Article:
From the Sonnax Technical Library
Published 05-2010, by Dan Tucker
"Is it safe to drive?" Or how about "How long do you think it will last?" "Can I make it on my trip and back?" Do any of these questions ring a bell? If you have been in the transmission business for awhile, you have heard these exact questions and similar ones many times before. With the economy struggling and customers "scraping" to get by, we understand why they are apt to ask such questions.
Knowing about specific transmission problems still doesn't stop folks from asking if it's ok to keep driving their vehicle. A customer has a 4L60-E transmission and it has no reverse, 2nd or 4th, and he wants to know if he can drive it to work this week or would it last until his next payday? Another customer has a 4T65-E with a P1811 code and wants to know if they can make a trip over the weekend, or yet another customer with a 5R55E and broken 3rd gear band wants to know if it is safe to drive. These are questions we have answered in our shop many times over the years, and most of the time we tell them: "Yes, you can drive it, but it could fail on you at any time." I can say that after a recent 5R55E that came in, we've changed our attitude about what we tell our customers about driving transmissions with problems. The vehicle that opened our eyes was a 2001 Ford Explorer Sport Trac with a 5R55E in it (Figure 1).
The Explorer comes in on a wrecker, we'd never worked on it before and this is a first time customer for us. The customer tells the secretary on the phone that they were driving down the road at better than 50mph when the vehicle made a loud pop and it quit pulling. We go out and try to start the Explorer and it will not start. The shifter cable feels as if it is disconnected, but a look under the vehicle makes it evident it has much more than a broken shifter cable. Time to get the riding lawn mower and pull it in the shop.
Once in the shop, we did a scan on the Explorer and it had several codes, including several electrical circuit codes for the transmission. But a code that stuck out was a P0733, which is a ratio error in 3rd gear. On the 5R55E, the P0733 usually means a broken intermediate band. We also noticed that both air bags had been activated recently. We lifted the vehicle and were amazed when we saw how much damage there was. All the electrical circuit codes were showing up because the transmission main wiring harness had been severed by pieces of the transmission case. It had been flying pieces of the case which also broke the shifter cable, causing the disconnected feel we noticed earlier.
I called the customer and asked him what happened. He told me he was driving down the road and heard a noise in the transmission area, and a split second after that BOOM, the air bags went off. Can you imagine driving down the road and both air bags going off, and you are not even in an accident... yet!? Thank the Lord he managed pull over and stop the vehicle without having an accident. I asked him if he had been having transmission problems before this happened, and he said, "Well it had been shifting late for awhile." I asked him how long had the O.D. light been flashing, knowing it had the P0733 on it, and he said, "For a few months."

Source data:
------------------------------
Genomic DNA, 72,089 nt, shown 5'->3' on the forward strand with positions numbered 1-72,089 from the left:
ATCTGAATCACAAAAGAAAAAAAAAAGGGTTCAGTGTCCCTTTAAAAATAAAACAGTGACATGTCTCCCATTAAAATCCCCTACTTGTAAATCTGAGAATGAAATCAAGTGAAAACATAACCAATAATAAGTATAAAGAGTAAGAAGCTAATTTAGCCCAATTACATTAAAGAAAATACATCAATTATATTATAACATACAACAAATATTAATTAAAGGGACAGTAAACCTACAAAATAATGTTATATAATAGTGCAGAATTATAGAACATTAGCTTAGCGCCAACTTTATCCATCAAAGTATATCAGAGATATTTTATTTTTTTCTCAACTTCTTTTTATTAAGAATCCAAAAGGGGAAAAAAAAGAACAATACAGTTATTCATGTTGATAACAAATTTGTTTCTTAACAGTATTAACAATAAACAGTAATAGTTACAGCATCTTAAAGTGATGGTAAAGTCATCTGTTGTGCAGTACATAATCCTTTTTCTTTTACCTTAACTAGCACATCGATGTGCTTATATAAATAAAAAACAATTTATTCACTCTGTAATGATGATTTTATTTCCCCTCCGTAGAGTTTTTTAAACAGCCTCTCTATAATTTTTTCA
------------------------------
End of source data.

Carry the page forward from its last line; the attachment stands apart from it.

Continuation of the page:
As you can see in Figure 2, the Explorer's transmission case was destroyed, with the damage appearing to originate in the area of the intermediate band. The next photo is a close-up of the direct drum... or should I say what is left of the direct drum (Figure 3).
With the transmission out of the vehicle, you can see where the pieces of the transmission case hammered the firewall (Figure 4).
I will be first to admit I know very little about the air bag or Restraint Control System. I did a little research and found out that the Restraint Control Module is located inside the cab just above the bell housing. I have no idea why it discharged both air bags, but I can assure you they both went off (Figure 5). The Explorer was in great shape and nothing was damaged except the transmission, shifter cable, transmission wiring harness and, of course, the air bag system. With no signs of any other impact or accident related damage, I can only conclude that the self destructing transmission triggered the air bag deployment.
When I first looked at this vehicle, it took awhile to sink in just what had happened here. Now as I look back and think it over, I am SO THANKFUL that this is not a vehicle I checked out and told the customer it was safe to drive. The funny thing is the very next day I had a customer come in with a 2000 Ford Ranger with a broken lowreverse band - you know, it will not back up and has no engine braking in manual low - and the customer asked me if it was safe to drive it. Before I could stop myself, I told them they could, but, "I would recommend wearing a helmet." Then I explained to them what happened the day before.
I think this is a serious issue, even though it is rare for such damage to occur. I now know that a situation such as this could happen, that there is the possibility of air bags going off while driving down the road as the result of transmission failure. Clearly, it could cause a terrible accident and even loss of life.
Is it safe to drive? I know I will think before I ever say yes again.
Dan Tucker is the owner of Tucker's Transmission in Pine Bluff, Ark., and a member of the Sonnax TASC Force™ (Technical Automotive Specialties Committee), a group of recognized industry technical specialists, transmission rebuilders and Sonnax Industries Inc. technicians.
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